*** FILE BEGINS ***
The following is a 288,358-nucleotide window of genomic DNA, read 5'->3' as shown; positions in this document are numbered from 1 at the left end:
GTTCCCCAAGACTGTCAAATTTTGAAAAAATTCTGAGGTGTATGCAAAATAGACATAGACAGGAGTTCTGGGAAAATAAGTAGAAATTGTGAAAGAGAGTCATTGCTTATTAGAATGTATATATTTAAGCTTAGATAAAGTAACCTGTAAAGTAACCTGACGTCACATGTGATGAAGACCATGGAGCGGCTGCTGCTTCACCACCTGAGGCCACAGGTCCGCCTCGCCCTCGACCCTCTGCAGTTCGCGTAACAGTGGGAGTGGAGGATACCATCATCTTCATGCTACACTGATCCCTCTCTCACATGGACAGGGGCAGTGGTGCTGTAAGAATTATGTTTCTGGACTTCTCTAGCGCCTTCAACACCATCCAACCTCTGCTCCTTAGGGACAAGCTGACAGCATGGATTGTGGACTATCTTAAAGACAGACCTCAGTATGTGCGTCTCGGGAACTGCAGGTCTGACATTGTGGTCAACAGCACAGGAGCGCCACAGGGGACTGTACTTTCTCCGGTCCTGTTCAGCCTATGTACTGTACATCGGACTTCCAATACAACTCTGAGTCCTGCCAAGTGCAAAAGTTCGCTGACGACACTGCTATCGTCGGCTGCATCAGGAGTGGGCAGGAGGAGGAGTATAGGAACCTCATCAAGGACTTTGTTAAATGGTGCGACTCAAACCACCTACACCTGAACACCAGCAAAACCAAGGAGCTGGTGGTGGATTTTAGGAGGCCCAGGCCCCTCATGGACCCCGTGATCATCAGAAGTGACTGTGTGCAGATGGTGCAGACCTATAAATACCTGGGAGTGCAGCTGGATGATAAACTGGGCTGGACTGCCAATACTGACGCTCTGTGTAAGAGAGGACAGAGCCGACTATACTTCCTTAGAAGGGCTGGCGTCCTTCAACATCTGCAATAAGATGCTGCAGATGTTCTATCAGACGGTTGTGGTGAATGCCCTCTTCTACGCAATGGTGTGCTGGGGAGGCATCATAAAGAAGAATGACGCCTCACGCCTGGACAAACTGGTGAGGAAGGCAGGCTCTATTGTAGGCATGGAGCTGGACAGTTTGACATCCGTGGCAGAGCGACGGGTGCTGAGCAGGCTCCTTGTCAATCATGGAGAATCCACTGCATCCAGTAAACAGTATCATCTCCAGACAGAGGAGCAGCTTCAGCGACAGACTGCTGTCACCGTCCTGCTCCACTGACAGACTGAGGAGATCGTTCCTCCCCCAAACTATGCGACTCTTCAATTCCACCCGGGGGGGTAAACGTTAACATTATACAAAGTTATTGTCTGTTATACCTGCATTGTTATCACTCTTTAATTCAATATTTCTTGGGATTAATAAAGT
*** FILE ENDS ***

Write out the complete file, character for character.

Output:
The following is a 288,358-nucleotide window of genomic DNA, read 5'->3' as shown; positions in this document are numbered from 1 at the left end:
GTTCCCCAAGACTGTCAAATTTTGAAAAAATTCTGAGGTGTATGCAAAATAGACATAGACAGGAGTTCTGGGAAAATAAGTAGAAATTGTGAAAGAGAGTCATTGCTTATTAGAATGTATATATTTAAGCTTAGATAAAGTAACCTGTAAAGTAACCTGACGTCACATGTGATGAAGACCATGGAGCGGCTGCTGCTTCACCACCTGAGGCCACAGGTCCGCCTCGCCCTCGACCCTCTGCAGTTCGCGTAACAGTGGGAGTGGAGGATACCATCATCTTCATGCTACACTGATCCCTCTCTCACATGGACAGGGGCAGTGGTGCTGTAAGAATTATGTTTCTGGACTTCTCTAGCGCCTTCAACACCATCCAACCTCTGCTCCTTAGGGACAAGCTGACAGCATGGATTGTGGACTATCTTAAAGACAGACCTCAGTATGTGCGTCTCGGGAACTGCAGGTCTGACATTGTGGTCAACAGCACAGGAGCGCCACAGGGGACTGTACTTTCTCCGGTCCTGTTCAGCCTATGTACTGTACATCGGACTTCCAATACAACTCTGAGTCCTGCCAAGTGCAAAAGTTCGCTGACGACACTGCTATCGTCGGCTGCATCAGGAGTGGGCAGGAGGAGGAGTATAGGAACCTCATCAAGGACTTTGTTAAATGGTGCGACTCAAACCACCTACACCTGAACACCAGCAAAACCAAGGAGCTGGTGGTGGATTTTAGGAGGCCCAGGCCCCTCATGGACCCCGTGATCATCAGAAGTGACTGTGTGCAGATGGTGCAGACCTATAAATACCTGGGAGTGCAGCTGGATGATAAACTGGGCTGGACTGCCAATACTGACGCTCTGTGTAAGAGAGGACAGAGCCGACTATACTTCCTTAGAAGGGCTGGCGTCCTTCAACATCTGCAATAAGATGCTGCAGATGTTCTATCAGACGGTTGTGGTGAATGCCCTCTTCTACGCAATGGTGTGCTGGGGAGGCATCATAAAGAAGAATGACGCCTCACGCCTGGACAAACTGGTGAGGAAGGCAGGCTCTATTGTAGGCATGGAGCTGGACAGTTTGACATCCGTGGCAGAGCGACGGGTGCTGAGCAGGCTCCTTGTCAATCATGGAGAATCCACTGCATCCAGTAAACAGTATCATCTCCAGACAGAGGAGCAGCTTCAGCGACAGACTGCTGTCACCGTCCTGCTCCACTGACAGACTGAGGAGATCGTTCCTCCCCCAAACTATGCGACTCTTCAATTCCACCCGGGGGGGTAAACGTTAACATTATACAAAGTTATTGTCTGTTATACCTGCATTGTTATCACTCTTTAATTCAATATTTCTTGGGATTAATAAAGT